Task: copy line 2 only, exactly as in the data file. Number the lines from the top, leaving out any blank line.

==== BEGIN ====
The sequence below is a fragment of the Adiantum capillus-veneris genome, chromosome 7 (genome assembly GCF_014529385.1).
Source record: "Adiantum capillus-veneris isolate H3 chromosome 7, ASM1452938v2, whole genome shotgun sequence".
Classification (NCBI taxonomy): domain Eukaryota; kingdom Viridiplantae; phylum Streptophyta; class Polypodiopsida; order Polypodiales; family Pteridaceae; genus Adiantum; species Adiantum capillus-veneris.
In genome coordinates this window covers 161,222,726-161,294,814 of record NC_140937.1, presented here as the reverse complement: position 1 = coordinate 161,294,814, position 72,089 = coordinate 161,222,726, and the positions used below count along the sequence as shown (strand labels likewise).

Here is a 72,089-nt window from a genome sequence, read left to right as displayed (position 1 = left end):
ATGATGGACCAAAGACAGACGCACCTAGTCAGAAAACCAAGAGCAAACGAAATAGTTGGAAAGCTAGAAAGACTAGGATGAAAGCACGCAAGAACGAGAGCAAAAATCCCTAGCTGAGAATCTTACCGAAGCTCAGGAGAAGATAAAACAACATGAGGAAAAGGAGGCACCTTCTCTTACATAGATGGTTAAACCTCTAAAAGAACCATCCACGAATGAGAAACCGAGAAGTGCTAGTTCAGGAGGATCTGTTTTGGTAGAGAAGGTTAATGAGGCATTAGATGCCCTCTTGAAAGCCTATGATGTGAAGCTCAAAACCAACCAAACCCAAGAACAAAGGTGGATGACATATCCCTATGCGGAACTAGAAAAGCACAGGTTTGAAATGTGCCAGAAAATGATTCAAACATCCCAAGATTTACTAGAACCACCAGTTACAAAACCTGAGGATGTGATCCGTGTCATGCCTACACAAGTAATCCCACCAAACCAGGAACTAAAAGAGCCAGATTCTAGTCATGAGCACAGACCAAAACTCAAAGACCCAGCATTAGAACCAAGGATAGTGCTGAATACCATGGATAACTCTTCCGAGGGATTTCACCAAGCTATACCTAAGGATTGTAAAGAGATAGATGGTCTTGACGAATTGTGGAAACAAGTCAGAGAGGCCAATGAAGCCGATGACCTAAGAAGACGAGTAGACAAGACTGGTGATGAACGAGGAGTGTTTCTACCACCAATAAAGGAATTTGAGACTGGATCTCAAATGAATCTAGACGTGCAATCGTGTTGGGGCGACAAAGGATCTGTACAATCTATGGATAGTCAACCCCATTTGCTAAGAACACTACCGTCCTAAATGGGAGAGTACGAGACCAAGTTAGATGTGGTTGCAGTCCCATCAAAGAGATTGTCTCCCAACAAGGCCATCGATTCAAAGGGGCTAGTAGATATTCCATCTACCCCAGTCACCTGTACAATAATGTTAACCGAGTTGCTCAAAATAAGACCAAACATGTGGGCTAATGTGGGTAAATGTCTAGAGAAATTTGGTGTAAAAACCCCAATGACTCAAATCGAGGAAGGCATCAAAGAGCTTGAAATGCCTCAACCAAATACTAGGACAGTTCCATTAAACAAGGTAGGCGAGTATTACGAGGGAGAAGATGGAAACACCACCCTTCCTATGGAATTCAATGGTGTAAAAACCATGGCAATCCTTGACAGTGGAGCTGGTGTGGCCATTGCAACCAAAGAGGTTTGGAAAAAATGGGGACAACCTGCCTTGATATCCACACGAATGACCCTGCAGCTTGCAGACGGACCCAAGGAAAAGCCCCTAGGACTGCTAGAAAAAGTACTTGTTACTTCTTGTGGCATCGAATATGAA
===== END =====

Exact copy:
Source record: "Adiantum capillus-veneris isolate H3 chromosome 7, ASM1452938v2, whole genome shotgun sequence".